New Pan Am Games Dressage Format Proposal
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By KENNETH J. BRADDICK
A new format of mixed big and small tour dressage teams for the 2015 Pan American Games in Toronto will be proposed to the International Equestrian Federation next month.
The proposal calls for the new format to be tested at the CDIO3* Nations Cup, part of the Global Dressage Festival in Wellington, Florida, next April.
In addition to allowing mixed teams as a way of maintaining the Pan Ams as the qualifying championships for the Olympics, the proposal seeks to enable riders to accumulate qualifying scores at CDI1* events to make it easier for countries to stage dressage shows in areas where they are not typically held. Only Brazil, Canada and the United States staged FEI-sanctioned dressage events in the Americas in 2012.
The proposal was drawn up by Maribel Alonso de Quinzaños of Mexico, a 5* judge and deputy chair of the FEI’s Group 5 of nations, and Thomas Baur, a German show organizer and member of the FEI Dressage Committee.
Neither would provide details because the FEI Dressage Committee had not reviewed the proposal and made a decision.
Thomas Baur would confirm only that a proposal would be made to the next Dressage Committee meeting.
However, sources requesting anonymity because they were not authorized to speak publicly said the proposal was drawn up based on ideas from national federations, riders and other stakeholders throughout the Americas in response to questions from Maribel and Thomas.
Michael Stone, president of Equestrian Sport Productions that organizes the horse shows in Wellington and this year staged the first non-championship dressage Nations Cup in the Western Hemisphere, said:
“We will work with the FEI to make it happen and think that this is a very exciting development for the sport!”
The first Pan Am Games were staged in Buenos Aires in 1951 with 2,513 participants representing 14 nations that have since grown to more than 5,600 competitors from 42 countries held once every four years, making it the largest multi sports discipline event in the world after the Olympics themseleves.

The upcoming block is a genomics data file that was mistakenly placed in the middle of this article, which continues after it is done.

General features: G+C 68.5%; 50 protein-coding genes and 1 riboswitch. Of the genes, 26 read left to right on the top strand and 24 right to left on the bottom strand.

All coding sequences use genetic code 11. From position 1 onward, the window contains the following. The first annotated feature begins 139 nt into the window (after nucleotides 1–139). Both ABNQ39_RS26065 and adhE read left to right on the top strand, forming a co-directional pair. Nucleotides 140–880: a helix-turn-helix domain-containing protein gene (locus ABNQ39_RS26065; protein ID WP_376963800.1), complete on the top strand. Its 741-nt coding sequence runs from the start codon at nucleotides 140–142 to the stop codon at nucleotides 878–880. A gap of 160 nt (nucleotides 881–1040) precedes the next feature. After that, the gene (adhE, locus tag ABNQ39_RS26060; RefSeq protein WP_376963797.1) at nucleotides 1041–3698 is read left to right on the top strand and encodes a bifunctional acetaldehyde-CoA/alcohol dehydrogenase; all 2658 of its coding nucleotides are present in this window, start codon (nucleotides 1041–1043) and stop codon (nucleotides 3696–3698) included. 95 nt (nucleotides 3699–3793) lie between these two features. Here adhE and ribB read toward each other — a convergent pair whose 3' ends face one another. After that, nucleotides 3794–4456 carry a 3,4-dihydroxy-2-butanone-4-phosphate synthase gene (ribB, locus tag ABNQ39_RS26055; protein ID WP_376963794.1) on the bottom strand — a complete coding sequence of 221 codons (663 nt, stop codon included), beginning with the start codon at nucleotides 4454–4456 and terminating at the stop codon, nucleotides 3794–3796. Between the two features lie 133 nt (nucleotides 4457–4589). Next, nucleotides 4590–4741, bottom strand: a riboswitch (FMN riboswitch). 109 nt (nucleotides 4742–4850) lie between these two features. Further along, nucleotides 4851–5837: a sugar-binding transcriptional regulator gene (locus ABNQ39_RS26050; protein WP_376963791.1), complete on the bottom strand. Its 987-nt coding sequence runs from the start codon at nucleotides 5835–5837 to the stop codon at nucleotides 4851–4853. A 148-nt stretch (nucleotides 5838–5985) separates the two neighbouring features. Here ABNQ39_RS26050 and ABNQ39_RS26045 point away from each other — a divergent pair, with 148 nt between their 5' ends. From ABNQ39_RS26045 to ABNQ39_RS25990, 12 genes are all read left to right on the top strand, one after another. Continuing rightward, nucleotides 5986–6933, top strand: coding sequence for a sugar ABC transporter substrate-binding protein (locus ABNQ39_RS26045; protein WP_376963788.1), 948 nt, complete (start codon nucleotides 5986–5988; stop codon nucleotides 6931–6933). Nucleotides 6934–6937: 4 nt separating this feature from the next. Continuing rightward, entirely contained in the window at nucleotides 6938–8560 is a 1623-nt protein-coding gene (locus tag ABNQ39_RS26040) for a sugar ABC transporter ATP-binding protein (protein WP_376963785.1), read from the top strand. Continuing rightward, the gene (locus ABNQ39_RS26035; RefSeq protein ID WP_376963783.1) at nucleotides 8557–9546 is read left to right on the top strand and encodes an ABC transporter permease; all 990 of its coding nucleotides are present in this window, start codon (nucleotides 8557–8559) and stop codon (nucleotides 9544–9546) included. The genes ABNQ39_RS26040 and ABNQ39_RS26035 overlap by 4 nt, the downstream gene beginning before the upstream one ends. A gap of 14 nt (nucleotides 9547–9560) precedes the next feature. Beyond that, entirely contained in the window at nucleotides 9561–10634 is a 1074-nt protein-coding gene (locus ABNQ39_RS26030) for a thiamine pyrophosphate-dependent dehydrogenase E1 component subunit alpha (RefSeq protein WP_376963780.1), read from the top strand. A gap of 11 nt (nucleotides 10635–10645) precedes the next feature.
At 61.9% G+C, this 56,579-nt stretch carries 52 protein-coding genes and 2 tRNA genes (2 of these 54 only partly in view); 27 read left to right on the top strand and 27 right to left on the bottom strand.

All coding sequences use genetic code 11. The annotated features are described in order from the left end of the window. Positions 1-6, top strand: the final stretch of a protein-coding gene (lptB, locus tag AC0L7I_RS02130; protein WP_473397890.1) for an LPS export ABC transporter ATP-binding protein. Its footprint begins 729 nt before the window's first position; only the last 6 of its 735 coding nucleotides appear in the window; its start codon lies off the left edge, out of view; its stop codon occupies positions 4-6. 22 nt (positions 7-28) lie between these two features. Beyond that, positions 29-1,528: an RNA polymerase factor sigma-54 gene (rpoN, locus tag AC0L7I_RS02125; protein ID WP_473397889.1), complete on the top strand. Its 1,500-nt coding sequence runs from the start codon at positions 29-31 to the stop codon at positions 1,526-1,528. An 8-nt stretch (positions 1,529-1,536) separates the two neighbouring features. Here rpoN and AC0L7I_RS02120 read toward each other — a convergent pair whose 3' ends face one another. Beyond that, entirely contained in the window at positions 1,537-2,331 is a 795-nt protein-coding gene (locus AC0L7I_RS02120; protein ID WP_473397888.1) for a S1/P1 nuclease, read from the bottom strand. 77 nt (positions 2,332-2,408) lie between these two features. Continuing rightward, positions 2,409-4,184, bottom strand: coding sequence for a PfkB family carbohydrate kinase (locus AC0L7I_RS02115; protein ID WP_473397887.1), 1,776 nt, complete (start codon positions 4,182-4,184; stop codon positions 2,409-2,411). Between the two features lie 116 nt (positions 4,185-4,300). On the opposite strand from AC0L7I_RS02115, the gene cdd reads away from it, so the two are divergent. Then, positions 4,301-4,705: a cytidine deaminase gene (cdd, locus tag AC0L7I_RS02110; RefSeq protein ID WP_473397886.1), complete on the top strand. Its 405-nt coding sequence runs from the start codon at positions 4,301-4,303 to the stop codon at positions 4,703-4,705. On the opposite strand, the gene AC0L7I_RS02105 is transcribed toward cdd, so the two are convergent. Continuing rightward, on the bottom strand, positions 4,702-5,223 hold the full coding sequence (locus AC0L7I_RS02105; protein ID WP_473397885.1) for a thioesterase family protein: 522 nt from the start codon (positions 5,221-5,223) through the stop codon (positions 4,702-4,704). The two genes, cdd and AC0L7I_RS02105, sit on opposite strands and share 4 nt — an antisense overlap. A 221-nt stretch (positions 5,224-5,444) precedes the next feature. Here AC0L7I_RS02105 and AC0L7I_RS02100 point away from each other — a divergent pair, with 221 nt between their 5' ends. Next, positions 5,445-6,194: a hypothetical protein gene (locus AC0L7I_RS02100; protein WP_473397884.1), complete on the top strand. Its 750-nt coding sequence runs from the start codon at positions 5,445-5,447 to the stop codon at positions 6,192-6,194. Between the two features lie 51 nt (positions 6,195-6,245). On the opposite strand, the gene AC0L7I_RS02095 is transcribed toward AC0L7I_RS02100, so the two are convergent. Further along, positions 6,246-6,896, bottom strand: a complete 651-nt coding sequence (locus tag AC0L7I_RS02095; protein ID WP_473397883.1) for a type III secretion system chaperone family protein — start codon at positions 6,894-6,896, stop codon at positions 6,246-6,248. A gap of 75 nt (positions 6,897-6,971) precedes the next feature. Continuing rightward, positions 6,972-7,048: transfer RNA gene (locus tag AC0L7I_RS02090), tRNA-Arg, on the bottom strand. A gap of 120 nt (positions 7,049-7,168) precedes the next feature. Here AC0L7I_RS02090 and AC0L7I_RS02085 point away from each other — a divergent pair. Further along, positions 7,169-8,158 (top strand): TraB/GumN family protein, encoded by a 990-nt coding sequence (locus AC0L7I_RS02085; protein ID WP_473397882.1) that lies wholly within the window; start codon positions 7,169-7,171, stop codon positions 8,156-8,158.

Although one of the qualifying championships for the Olympics, Pan Am dressage has been at small tour–Prix St. Georges, Intermediaire I and Intermediaire Freestyle–primarily because of a lack of Grand Prix horses outside North America making it almost impossible to field teams at the highest level. A major effort to make Grand Prix the qualifying level was launched this year with the FEI Dressage Committee approving the Nations Cup in Wellington at small tour with a tentative shedule to raise the level to Grand Prix in steps over the next three years.
The idea faced its first real world test when Colombia finished third behind the United States and Canada at the 2011 Pan Ams thus qualifying a team for the London Olympics.
However, none of the riders on a propsective Colombian team was able to achieve the minimum Grand Prix results for the Olympics despite undertaking a circuit of several European competitions the first half of 2012. The period of less than one year for horses to move up to Grand Prix, even if both the rider and the horse have the capability, was clearly not enough time.
The proposal to be presented in London immediately following the Olympics, according to the sources, calls for three levels of competition for small tour and big tour horses–Prix St. Georges, Intermediaire I and Intermediaire Freestyle for small tour and Intermediaire II, Under-25 Grand Prix and the standard senior Grand Prix for big tour.
Big tour combinations would receive additional scores–an extra one percent for the Intermediaire II, two per cent for the Under-25 Grand Prix and four percent for the Grand Prix.
The sources said that if the Dressage Committee approves the proposal, the experience of the Wellington test event could lead to modifications ahead of the Toronto Games.